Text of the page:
TIFF coverage republished. The Sessions is playing in select cities tomorrow and will be expanding.
For a man as multifaceted as Michael O’Brien, a polio ridden paralyzed poet, The Sessions is an awfully one dimensional film that doesn’t evolve into much more than a slight and endearing run-of-the mill melodrama.
Based off the optimistic autobiographical writings of O’Brien, director and screenwriter Ben Lewin returns to filmmaking (after a 18 year hiatus) with a story about a 38 year-old journalist that wishes to finally loose his virginity.
Albeit paralyzed, Mark (played by the immensely talented John Hawkes) remains hopeful and positive, putting faith in Father Brendan (a long and shaggy haired understanding priest played by William H. Macy) and a hired sex surrogate (Cheryl played by Helen Hunt) to satisfy his lifelong sexual desires.
Exploring the long and winding road of sexuality, The Sessions attempts to walk the tightrope between comedy and drama. The juggling act of effectively balancing and seamlessly interweaving the two genres is a daunting task.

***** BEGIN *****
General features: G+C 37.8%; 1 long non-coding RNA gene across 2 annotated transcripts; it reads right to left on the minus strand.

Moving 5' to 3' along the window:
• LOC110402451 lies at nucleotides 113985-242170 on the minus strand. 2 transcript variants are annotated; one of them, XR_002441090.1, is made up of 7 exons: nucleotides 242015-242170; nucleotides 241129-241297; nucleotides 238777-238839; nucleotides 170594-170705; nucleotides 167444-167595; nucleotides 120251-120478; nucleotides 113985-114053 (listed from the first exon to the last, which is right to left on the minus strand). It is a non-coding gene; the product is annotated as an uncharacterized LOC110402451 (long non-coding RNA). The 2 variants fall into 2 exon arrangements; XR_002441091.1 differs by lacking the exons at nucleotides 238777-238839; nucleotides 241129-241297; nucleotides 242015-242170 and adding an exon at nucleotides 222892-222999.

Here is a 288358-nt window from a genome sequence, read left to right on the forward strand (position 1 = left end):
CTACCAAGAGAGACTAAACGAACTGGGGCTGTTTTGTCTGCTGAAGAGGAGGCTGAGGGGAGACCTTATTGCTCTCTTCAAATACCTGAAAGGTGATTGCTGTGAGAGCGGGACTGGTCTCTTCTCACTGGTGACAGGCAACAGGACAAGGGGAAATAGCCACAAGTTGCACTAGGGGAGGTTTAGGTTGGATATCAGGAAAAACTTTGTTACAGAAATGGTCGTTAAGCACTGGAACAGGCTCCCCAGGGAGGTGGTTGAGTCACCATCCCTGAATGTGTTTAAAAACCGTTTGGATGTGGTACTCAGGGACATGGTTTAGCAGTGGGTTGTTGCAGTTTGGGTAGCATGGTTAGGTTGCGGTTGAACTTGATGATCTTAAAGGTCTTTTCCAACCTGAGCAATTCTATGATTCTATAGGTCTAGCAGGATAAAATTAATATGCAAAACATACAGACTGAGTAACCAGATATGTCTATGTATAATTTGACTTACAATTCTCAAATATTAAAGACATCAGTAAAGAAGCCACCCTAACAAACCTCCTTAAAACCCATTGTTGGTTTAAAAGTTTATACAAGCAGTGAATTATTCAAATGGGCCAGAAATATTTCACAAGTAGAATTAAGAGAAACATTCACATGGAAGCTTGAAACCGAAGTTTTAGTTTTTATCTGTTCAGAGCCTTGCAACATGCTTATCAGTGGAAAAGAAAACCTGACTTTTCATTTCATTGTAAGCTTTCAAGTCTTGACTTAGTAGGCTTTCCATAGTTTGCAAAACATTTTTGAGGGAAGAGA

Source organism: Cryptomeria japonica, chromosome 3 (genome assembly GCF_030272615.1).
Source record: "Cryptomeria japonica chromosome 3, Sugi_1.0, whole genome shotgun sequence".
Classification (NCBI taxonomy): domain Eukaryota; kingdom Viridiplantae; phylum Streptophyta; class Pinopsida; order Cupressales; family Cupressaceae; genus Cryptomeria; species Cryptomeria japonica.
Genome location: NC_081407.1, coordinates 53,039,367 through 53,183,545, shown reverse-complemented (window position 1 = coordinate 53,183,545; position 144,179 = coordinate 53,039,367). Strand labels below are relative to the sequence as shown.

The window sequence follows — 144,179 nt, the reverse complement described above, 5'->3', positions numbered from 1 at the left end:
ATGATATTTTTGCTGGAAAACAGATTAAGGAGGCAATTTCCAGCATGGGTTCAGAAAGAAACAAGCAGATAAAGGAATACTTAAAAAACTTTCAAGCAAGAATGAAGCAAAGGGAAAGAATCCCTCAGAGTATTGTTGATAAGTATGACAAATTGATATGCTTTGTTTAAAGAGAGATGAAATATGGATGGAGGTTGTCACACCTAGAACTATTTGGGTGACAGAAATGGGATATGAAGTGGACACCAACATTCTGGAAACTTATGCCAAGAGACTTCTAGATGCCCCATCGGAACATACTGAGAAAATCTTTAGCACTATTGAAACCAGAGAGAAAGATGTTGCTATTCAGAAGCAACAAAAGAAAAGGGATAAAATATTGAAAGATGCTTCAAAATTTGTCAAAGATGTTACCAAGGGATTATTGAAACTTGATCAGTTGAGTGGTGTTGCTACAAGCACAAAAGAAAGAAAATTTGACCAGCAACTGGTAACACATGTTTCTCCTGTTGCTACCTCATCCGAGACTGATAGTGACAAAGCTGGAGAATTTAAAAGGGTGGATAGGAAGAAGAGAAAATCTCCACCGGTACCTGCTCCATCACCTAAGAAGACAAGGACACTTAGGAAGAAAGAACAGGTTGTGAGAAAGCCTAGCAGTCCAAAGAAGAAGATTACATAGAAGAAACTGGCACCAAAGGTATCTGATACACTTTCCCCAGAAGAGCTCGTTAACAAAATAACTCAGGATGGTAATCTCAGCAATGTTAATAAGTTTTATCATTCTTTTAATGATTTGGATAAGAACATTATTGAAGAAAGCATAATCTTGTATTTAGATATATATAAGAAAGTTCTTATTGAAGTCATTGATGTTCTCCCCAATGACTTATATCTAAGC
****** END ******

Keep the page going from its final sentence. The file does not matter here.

When Hawkes and Macy share screen time the comedic elements thrive. Especially when the sunny and quick-witted O’Brien propels Father Brendan into wrangling between providing either religious (ideologically grounded) aid or pragmatic (every man) advice.
Hunt delivers a noteworthy performance as a private woman attempting to sexually develop her patient. As the two advance their relationship, in which the two can only meet six times, they naturally begin to form genuine feelings for one another.
Ingrained more in melancholy than bliss, The Sessions’ didn’t pull at my emotional chords – despite the irresistible kindness and elation Michael emits.
Charming as Lewin’s script may be, the end result of The Sessions provides little more than underwhelming sentiments filled with indifference and frustration. All of which were followed by the realization that this is exact the type of crowd-pleasing fodder we perpetually overhype.
However, while it’s more an afterthought by the story’s conclusion (which abruptly dissipates), the narrative suggests that at some point in all of our lives, each of us will find someone to love. Living in a world where cynicism has ostensibly infected a majority of people breathing, it’s rather uplifting to contemplate such an idea.
Whether or not we hold onto that companion when finally found is something of another discussion.
Review on Fan the Fire Magazine.